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Security related HTTP Headers, Part 1: Introduction

Response to each request made to the server from the client side (browser) returns the content and the special block with HTTP response headers containing various information about the content.

These headers are sent for any content: HTML page, image, AJAX response, CSS or JS files. And, these headers include information about the type of the content, size, expiration and cache related information and much more. Each header element is key/value pair. And, you can add your own headers with all kinds of information. In recent years, most important change with HTTP headers, are new headers with the goal of improving website security and protect both client and server side for malicious activity.

List of security headers

Currently, there are 7 security headers you can use (and that doesn’t mean that you need or should use all of them):

  • X-Frame-Options
  • X-Content-Type-Options
  • Strict-Transport-Security
  • X-XSS-Protection
  • Public-Key-Pins
  • Referrer-Policy
  • Content-Security-Policy

This article will focus on first 5 headers, and the last two will get own articles next week.


This is a very useful header that will prevent loading of your website inside the IFRAME, or to control in which cases that might be allowed. This prevents the clickjacking attacks. This form of attack depends on wrapping a website inside the IFRAME filling the screen, but the code in the IFRAME hijacks the user actions and can use them to run malicious code, get user information…

This header has 3 possible values:

  • DENY: the website will not allow loading in the IFRAME.
  • SAMEORIGIN: the website will allow loading in IFRAME, only if the IFRAME is part of the same website, so you can use IFRAMES on your website to load some other page from your website.
  • ALLOW-FROM {url} {url}…: include the list of URLs for websites that are allowed to load your website in IFRAME.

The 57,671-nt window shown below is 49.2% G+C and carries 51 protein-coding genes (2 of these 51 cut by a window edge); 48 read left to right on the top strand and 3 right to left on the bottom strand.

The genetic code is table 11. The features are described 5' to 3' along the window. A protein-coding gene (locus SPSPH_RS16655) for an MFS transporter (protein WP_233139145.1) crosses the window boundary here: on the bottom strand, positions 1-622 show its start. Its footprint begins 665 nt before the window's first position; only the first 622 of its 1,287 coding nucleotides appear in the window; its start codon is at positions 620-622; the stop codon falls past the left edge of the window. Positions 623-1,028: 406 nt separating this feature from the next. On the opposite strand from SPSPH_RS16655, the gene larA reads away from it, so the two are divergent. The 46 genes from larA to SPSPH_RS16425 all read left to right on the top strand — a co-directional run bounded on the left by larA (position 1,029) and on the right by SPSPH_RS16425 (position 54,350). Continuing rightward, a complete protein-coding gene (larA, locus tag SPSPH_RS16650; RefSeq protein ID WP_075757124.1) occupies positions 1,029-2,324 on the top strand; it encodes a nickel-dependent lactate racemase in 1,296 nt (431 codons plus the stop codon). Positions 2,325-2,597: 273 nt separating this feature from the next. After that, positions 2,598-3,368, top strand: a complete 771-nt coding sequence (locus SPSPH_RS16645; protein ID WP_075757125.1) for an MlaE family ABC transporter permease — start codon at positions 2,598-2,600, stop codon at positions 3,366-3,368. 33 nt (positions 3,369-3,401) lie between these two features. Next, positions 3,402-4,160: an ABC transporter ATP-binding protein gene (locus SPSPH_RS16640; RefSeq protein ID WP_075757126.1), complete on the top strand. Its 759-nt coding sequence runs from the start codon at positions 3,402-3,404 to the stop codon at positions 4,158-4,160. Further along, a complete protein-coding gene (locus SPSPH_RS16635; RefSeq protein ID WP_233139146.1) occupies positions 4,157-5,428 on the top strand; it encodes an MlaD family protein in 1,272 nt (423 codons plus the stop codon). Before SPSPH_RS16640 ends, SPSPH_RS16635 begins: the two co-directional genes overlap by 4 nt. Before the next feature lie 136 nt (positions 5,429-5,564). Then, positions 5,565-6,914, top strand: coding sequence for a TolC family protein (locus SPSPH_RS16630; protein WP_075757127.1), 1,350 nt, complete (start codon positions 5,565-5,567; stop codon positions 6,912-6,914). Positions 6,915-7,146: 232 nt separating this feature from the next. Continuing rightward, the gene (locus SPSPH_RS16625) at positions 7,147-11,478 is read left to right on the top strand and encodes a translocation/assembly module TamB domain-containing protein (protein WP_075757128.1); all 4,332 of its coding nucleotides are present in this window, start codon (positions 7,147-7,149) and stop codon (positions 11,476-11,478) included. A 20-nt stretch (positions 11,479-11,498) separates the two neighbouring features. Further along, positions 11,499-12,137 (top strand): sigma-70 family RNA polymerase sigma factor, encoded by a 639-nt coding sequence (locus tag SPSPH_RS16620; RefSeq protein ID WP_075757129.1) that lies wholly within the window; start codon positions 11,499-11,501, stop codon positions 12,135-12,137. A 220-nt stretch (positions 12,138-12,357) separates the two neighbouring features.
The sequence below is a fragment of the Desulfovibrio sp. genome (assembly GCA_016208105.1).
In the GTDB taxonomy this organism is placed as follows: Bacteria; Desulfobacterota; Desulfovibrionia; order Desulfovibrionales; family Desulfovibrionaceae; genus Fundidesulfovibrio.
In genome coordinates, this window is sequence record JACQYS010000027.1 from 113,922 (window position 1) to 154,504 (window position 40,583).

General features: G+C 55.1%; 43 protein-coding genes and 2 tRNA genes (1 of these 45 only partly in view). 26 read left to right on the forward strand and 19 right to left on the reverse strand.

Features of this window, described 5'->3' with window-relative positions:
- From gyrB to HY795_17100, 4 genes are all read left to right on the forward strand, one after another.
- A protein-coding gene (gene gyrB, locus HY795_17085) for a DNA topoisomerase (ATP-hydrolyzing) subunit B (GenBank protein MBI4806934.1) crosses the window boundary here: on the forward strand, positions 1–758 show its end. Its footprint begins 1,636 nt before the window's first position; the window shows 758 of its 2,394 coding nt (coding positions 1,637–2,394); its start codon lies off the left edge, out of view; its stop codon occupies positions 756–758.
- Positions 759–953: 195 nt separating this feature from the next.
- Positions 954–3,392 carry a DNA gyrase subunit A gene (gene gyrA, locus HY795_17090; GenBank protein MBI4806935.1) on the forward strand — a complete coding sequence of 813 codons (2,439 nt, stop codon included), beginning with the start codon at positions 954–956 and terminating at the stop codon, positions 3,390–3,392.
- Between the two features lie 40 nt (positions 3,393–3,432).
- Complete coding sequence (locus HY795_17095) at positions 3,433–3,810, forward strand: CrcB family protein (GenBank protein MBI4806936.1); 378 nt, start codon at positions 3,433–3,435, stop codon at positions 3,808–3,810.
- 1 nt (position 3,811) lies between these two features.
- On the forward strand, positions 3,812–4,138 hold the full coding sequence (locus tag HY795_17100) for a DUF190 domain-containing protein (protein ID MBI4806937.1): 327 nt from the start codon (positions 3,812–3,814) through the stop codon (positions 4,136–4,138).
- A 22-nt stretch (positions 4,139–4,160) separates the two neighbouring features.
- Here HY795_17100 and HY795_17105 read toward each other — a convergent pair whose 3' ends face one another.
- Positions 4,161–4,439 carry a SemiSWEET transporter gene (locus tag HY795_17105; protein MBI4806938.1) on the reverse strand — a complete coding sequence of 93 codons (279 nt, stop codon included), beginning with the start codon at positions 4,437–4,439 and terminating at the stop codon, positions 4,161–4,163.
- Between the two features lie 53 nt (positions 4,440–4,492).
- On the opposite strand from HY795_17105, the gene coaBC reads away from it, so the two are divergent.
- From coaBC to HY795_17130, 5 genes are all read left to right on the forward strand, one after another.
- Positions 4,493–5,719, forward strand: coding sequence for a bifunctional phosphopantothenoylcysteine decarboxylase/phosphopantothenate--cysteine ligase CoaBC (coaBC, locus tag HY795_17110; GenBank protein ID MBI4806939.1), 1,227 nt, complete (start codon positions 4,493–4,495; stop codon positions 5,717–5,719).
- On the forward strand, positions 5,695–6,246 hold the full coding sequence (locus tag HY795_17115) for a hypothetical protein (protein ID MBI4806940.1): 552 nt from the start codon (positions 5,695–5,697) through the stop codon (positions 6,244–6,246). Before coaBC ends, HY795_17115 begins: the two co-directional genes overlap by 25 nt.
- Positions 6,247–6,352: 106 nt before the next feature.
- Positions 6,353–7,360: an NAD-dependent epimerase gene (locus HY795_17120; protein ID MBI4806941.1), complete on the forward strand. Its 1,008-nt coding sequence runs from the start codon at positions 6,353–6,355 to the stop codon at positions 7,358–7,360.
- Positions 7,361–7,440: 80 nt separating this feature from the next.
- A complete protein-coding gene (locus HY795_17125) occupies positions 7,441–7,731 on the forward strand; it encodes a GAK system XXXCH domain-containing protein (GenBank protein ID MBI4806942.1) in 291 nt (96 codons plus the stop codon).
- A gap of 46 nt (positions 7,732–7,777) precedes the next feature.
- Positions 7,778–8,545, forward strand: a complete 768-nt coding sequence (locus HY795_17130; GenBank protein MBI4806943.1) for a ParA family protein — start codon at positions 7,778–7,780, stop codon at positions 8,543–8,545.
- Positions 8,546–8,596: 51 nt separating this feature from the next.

Most commonly used option is SAMEORGIN.

Example for adding the Header

For Nginx, add directive into server config. For Apache, you can add it to main server config, or into .htaccess.

// nginx
add_header X-Frame-Options "SAMEORIGIN" always;

// apache
Header always set X-Frame-Options "SAMEORIGIN"


This is a simple header to configure, and it has only one valid value. This header prevents browser to do MIME sniffing of the content type other than it was declared by the server. This prevents ‘drive-by’ downloads and problems with the content uploaded by users trying to exploit smart name to hide executable files.

Example for adding the Header

For Nginx, add directive into server config. For Apache, you can add it to main server config, or into .htaccess.

// nginx
add_header X-Content-Type-Options "nosniff" always;

// apache
Header always set X-Content-Type-Options "nosniff"


This header must be used only for HTTPS based websites because it will instruct the browser to always connect to your website over HTTPS, even if the user attempts to load your website URL with HTTP. This header sets maximum age for enforcing secure connection for your website. You can read more on this header here: Scott Helme: The missing link in Transport Layer Security